A financing that was rescued at the eleventh hour by a conventional letter of credit (L/C) has been declared deal of the year for North America at the Energy Risk Awards 2019.

The deal involved privately owned independent oil and gas company, Cox Oil, and its acquisition of Houston-based exploration and production company, Energy XXI Gulf Coast.

End-of-life liabilities

Embedded in the US$322 million price tag agreed by the two companies was a commitment to the oil major Exxon - the original owner of Energy XXI's assets - to assume all future plugging and abandonment (P&A) liabilities that will be incurred at the end of those assets' working lives.

Until surety bonds could be obtained those liabilities were going to be financed by a US$200 million L/C from Energy XXI's lenders to Exxon. But at the last minute it became clear that the surety bonds Cox had planned on using to cover the P&A liabilities would not be approved by Exxon in time for the acquisition to close on time.

BP support

Six days before financial close, Energy XXI's and Cox's investment bankers contacted another oil major, BP, to explain that new L/Cs needed to be posted for the surety bonds but they had been unable to find any financial institution prepared to accept the P&A liabilities.

BP agreed to Energy XXI's and Cox's request for the oil major to post credit support the P&A liabilities. It would usually take BP four-to-six weeks to get approval from multiple credit committees for this type of financing.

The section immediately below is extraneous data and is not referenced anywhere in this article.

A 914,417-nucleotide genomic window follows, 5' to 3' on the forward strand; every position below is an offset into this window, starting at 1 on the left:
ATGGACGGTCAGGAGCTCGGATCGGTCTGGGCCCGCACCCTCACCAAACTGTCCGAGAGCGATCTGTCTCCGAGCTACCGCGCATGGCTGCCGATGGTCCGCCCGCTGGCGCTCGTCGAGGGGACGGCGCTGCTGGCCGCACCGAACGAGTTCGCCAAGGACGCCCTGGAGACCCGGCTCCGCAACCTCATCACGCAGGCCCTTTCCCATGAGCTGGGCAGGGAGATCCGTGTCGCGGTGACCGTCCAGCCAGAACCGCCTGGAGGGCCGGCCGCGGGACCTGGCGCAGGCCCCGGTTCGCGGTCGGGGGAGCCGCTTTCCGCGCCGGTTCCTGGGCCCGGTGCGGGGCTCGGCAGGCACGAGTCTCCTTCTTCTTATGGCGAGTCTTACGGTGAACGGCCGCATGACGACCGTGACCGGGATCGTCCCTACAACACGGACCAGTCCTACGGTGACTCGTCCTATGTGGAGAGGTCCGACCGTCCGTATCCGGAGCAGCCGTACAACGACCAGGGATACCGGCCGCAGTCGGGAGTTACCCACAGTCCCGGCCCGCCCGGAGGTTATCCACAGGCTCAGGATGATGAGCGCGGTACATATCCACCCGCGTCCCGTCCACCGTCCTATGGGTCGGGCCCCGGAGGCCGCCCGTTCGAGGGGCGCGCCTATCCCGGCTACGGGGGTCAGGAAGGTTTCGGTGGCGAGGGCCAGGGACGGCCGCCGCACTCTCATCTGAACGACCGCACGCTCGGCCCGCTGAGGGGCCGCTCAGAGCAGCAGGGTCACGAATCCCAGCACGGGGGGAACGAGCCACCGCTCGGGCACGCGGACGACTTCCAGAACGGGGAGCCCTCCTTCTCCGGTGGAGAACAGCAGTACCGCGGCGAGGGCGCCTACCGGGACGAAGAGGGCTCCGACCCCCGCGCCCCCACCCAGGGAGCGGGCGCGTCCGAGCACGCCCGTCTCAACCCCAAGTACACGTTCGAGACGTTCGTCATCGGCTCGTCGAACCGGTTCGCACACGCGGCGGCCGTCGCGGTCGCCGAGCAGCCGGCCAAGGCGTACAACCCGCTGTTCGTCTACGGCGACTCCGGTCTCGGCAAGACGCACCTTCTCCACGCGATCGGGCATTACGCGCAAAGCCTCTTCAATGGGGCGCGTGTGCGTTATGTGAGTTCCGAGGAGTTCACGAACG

But in this instance the parties worked over the weekend to structure an L/C that BP could post to Exxon to cover the exposure until the surety bonds could be approved and pushed it rapidly through multiple investment committees.

Risk understood

Brad Cox, chairman of Cox Oil, was surprised to see an oil firm issuing this type of traditional L/C facility. "I had no idea BP would be able to do something like this.

This deal really did show them to be a huge competition to private equity firms and banks," he said.

"Because BP is in the industry and understands it inside out, there was no learning curve," he concluded.

This article represents the views of the author and not necessarily those of the ICC or Coastline Solutions.